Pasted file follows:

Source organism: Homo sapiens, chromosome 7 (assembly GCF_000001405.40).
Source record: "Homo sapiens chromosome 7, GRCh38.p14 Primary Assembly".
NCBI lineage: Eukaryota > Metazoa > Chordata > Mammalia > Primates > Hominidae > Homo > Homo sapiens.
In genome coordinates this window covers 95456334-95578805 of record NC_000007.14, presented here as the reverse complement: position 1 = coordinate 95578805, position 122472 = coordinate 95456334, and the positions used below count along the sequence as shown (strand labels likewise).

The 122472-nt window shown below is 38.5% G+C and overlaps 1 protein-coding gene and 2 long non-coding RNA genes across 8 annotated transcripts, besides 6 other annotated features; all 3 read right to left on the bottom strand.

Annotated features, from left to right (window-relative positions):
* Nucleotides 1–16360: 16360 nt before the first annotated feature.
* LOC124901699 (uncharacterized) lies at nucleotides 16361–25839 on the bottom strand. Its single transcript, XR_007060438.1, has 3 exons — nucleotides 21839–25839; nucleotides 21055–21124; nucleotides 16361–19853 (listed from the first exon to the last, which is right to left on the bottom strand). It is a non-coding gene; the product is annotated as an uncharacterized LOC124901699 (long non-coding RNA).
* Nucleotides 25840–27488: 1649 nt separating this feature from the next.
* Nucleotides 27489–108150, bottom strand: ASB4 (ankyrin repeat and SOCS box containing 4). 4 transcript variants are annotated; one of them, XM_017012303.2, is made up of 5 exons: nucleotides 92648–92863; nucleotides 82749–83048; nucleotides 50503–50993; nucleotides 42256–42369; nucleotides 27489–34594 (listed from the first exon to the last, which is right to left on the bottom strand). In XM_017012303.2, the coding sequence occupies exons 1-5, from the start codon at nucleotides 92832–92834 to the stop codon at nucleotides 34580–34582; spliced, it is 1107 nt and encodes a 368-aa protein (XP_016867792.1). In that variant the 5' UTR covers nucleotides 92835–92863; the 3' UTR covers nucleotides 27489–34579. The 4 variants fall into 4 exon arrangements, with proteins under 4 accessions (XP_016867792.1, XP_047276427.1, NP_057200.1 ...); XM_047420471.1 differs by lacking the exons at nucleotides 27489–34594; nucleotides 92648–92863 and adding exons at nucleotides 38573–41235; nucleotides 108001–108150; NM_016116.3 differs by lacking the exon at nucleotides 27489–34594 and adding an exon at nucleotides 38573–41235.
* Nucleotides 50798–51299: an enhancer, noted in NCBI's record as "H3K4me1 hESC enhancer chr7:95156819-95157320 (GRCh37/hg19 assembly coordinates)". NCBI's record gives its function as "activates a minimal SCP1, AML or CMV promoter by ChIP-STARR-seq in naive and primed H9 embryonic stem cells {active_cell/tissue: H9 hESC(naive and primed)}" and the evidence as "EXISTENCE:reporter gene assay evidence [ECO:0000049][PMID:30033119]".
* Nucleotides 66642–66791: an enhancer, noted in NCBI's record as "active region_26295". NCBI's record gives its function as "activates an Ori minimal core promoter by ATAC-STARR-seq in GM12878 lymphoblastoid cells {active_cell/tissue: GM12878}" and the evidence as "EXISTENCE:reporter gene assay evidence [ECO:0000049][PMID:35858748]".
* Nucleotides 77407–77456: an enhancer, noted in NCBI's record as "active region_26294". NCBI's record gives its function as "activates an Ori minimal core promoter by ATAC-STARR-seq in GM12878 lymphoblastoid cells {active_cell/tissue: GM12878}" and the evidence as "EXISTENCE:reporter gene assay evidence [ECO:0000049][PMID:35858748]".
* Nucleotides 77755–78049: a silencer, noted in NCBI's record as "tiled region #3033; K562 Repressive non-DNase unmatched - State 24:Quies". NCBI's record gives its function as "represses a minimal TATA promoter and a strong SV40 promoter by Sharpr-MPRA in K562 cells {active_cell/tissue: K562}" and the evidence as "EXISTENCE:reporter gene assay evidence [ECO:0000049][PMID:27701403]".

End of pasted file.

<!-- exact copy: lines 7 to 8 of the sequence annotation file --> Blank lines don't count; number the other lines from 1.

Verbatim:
* Nucleotides 1–16360: 16360 nt before the first annotated feature.
* LOC124901699 (uncharacterized) lies at nucleotides 16361–25839 on the bottom strand. Its single transcript, XR_007060438.1, has 3 exons — nucleotides 21839–25839; nucleotides 21055–21124; nucleotides 16361–19853 (listed from the first exon to the last, which is right to left on the bottom strand). It is a non-coding gene; the product is annotated as an uncharacterized LOC124901699 (long non-coding RNA).